Saturday, February 15, 2014

Review: "The Orphan Master's Son" by Adam Johnson

Time will tell as to whether or not Adam Johnson’s Pulitzer Prize-winning novel The Orphan Master’s Son will go the way of Junot Diaz’s The Brief Wondrous Life of Oscar Wao and make him a celebrity, or Paul Harding’s Tinkers and leave the author right where he started as merely a cult author. But for me personally, I think it will go the way of the latter, because it is a bit too dense for mass appeal, and even though some scenes are packed to the gills with blood and guts, it never really gets interesting beyond the confusing plotline with little in the way of guideposts to let the reader know about timelines and who is telling us the story. In that way, it feels like a more complex but similar book to something that writer Chris Adrian would publish, both Adrian and Johnson being writers writers who value originality over coherence, A. The novel is told in two different parts using three different narrators. When the book begins, we meet Jun Do, a not-quite orphan in an orphanage (his father runs the place and his mom is dead) in a dystopian version of modern South Korea. As he grows up, he becomes kidnapper for the police state, and in doing so, falls in love with the legendary and elusive Sun Moon, an actress who is married to the great Commander Ga, who is an intense rival to dictator Kim Jon Il. It gets rather confusing, with fake identities and an American woman sailing around the world in a small boat, making me wish that Johnson had at least put a character list at the beginning, which I think is fair. It’s very elusive and idiosyncratic at times, but there is great talent here, enough to make me want to read the next book by Johnson, as long as he has control over his subject.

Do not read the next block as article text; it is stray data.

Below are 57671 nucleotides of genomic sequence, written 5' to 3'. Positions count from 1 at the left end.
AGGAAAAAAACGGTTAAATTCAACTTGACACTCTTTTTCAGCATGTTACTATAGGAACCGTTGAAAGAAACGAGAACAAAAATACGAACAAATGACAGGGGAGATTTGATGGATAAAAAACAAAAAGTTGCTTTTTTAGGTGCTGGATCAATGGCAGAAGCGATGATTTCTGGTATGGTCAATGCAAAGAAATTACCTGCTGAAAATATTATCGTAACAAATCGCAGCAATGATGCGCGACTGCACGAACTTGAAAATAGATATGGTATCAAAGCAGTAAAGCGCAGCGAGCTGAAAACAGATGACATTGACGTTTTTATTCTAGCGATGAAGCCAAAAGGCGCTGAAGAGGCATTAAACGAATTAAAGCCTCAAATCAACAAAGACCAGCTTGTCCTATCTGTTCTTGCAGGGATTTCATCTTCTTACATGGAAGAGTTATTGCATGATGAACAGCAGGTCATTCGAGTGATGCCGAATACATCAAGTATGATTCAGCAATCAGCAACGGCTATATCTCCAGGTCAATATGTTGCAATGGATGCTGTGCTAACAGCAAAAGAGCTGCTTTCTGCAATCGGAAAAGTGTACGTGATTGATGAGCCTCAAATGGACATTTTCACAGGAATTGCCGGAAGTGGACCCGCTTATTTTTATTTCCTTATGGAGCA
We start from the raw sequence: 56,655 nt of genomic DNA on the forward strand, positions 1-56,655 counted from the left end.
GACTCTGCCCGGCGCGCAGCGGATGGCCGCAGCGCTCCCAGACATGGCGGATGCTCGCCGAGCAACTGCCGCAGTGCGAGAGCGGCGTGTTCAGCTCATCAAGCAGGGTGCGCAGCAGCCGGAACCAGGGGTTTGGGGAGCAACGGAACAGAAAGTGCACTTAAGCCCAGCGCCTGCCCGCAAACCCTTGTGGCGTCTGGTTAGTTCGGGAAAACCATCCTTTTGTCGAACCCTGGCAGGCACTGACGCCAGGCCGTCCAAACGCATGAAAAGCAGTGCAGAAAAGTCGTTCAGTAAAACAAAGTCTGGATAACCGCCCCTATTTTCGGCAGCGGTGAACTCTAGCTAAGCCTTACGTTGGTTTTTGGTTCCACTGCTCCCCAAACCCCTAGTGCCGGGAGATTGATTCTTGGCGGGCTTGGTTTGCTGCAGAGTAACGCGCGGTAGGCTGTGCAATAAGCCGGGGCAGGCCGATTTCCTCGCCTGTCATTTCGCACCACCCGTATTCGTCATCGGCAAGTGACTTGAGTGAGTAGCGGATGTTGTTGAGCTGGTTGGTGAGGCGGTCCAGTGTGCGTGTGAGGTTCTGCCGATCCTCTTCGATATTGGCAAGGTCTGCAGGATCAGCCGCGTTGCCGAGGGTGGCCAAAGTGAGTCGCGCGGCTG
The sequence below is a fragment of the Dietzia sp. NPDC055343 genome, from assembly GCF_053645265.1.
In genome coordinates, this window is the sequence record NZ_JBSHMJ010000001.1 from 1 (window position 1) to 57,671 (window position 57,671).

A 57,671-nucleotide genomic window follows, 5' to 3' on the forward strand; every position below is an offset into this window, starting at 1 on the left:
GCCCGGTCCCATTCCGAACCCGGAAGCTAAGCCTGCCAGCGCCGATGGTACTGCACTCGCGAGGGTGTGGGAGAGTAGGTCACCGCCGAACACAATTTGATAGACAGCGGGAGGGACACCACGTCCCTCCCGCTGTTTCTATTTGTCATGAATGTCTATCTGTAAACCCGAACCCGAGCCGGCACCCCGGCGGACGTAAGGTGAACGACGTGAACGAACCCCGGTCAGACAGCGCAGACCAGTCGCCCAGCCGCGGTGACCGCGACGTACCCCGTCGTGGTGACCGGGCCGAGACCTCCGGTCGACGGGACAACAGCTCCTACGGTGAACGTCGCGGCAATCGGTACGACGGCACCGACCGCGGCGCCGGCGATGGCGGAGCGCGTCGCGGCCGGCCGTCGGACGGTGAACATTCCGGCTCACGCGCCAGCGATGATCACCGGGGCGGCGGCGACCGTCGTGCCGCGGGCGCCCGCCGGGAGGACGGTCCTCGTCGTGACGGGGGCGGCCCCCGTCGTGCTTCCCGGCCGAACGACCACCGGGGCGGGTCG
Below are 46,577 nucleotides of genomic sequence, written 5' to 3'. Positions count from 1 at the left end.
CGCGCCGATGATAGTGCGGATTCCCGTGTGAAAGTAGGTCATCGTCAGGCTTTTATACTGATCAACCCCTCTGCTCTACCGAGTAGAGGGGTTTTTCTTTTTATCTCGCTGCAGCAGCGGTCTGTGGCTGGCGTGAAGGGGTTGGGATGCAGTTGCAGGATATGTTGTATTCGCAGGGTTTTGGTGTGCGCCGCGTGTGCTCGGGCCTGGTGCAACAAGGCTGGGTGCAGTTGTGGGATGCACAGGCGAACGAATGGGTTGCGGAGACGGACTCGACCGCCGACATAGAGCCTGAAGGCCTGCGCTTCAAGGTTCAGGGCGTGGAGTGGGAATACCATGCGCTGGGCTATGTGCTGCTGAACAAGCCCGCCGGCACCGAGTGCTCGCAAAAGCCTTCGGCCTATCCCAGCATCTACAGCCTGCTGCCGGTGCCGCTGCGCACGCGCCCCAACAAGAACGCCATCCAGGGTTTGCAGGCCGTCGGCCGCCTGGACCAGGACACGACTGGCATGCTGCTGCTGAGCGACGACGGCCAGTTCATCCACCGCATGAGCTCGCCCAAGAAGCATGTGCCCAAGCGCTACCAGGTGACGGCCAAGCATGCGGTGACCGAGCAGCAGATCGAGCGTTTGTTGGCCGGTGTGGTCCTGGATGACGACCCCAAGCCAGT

Rating: 3/5

Sunday, February 9, 2014

Review: "The Bayou Trilogy" by Daniel Woodrell